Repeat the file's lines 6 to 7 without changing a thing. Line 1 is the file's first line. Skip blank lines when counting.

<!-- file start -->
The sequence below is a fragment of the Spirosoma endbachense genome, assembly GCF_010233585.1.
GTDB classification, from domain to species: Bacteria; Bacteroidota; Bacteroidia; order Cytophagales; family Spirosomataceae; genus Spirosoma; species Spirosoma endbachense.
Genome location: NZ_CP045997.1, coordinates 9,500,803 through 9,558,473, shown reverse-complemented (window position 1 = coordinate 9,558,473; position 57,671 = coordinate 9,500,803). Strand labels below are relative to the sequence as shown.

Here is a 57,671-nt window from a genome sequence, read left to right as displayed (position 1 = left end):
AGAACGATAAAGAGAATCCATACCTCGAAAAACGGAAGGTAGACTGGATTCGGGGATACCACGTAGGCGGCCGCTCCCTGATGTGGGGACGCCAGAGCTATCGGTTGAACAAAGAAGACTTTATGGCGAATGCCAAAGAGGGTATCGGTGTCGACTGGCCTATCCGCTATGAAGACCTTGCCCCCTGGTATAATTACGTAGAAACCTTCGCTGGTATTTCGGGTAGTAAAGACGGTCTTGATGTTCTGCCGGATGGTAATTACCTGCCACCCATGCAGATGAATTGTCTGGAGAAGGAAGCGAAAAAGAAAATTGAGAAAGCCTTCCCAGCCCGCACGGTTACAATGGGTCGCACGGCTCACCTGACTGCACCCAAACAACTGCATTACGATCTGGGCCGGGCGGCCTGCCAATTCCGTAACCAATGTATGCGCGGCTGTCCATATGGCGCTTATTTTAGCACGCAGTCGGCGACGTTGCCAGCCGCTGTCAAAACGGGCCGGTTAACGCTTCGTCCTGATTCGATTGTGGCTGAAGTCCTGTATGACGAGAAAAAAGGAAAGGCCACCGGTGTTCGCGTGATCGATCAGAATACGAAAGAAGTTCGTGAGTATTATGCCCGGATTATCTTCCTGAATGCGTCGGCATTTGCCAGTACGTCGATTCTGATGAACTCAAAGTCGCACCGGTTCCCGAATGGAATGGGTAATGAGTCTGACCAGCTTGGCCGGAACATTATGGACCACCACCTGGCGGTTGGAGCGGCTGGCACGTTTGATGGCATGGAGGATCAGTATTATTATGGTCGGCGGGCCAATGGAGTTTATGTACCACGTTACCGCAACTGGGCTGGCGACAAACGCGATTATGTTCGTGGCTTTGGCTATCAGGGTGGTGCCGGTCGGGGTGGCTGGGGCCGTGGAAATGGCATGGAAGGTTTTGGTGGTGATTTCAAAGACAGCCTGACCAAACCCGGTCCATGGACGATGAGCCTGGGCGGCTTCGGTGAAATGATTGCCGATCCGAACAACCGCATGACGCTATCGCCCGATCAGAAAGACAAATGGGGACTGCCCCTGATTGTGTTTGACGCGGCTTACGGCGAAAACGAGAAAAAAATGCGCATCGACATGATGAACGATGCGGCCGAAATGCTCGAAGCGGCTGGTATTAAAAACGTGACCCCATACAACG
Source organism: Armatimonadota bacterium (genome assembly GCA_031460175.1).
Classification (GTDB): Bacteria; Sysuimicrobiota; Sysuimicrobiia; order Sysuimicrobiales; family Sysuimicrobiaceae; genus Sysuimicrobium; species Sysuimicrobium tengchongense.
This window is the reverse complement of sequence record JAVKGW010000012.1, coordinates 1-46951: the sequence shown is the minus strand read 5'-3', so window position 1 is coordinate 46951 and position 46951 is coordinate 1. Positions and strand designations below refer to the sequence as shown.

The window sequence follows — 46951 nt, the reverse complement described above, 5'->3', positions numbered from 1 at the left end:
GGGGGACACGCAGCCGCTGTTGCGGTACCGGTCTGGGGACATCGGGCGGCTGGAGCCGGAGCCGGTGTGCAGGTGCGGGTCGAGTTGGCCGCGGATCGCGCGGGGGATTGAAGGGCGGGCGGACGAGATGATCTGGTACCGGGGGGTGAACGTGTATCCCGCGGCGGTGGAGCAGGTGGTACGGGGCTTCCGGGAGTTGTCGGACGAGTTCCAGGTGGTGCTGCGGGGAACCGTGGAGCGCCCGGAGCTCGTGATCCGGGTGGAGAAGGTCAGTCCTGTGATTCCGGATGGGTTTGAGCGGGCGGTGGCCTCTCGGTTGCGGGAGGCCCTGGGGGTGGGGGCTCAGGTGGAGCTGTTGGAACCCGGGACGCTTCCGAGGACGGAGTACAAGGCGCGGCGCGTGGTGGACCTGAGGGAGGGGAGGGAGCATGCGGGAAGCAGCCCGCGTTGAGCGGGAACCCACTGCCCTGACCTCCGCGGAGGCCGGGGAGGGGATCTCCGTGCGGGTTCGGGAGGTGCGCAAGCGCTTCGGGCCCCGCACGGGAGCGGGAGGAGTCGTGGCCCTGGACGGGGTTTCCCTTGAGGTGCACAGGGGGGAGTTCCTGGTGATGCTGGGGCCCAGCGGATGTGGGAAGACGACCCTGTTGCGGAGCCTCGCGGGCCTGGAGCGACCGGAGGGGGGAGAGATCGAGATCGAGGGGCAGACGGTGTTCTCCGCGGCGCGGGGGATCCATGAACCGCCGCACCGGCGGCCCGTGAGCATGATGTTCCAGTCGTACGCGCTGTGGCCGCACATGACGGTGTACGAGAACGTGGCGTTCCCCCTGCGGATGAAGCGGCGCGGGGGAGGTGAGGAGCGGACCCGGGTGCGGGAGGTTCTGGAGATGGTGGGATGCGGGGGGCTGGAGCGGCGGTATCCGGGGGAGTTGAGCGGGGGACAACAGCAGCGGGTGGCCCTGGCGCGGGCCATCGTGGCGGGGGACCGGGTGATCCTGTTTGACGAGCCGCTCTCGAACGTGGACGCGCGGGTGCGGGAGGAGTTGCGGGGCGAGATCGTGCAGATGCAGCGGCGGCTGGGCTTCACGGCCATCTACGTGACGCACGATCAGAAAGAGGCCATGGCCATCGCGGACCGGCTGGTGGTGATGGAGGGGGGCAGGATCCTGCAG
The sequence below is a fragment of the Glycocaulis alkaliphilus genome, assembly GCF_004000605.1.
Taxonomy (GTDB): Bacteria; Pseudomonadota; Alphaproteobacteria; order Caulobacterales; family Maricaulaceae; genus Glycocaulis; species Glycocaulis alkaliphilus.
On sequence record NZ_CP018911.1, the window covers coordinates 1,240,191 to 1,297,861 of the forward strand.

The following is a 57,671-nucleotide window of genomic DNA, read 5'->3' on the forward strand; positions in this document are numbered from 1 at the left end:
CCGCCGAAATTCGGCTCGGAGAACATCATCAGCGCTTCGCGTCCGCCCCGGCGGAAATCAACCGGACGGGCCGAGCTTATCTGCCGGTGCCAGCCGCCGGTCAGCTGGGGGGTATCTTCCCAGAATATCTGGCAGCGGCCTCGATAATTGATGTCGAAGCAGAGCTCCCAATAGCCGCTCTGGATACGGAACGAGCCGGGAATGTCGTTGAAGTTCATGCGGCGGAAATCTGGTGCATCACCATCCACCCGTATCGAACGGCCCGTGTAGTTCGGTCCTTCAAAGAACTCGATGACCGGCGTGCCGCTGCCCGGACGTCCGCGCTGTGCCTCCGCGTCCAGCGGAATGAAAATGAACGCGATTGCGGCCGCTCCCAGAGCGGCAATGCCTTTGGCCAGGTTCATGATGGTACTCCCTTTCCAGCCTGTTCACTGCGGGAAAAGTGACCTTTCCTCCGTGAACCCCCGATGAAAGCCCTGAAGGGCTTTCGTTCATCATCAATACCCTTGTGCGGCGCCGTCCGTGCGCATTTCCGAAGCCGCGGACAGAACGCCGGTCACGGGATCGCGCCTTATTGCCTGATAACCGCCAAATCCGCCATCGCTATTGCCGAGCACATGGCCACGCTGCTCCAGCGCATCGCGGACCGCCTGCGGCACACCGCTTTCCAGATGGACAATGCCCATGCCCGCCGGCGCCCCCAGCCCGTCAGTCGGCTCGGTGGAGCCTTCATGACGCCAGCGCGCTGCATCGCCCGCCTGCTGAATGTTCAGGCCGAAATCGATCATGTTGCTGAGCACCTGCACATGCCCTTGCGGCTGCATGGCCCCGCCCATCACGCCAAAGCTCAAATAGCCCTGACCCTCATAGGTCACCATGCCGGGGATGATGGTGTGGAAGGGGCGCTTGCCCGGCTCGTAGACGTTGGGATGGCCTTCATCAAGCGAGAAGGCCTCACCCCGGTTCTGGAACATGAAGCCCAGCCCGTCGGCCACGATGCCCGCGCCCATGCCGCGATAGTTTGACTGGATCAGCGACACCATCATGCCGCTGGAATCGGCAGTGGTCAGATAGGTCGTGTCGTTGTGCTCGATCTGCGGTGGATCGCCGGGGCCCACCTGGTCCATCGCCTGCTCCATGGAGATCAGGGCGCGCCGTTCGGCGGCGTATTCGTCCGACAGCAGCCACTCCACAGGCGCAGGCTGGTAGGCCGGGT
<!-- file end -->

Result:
Source organism: Armatimonadota bacterium (genome assembly GCA_031460175.1).
Classification (GTDB): Bacteria; Sysuimicrobiota; Sysuimicrobiia; order Sysuimicrobiales; family Sysuimicrobiaceae; genus Sysuimicrobium; species Sysuimicrobium tengchongense.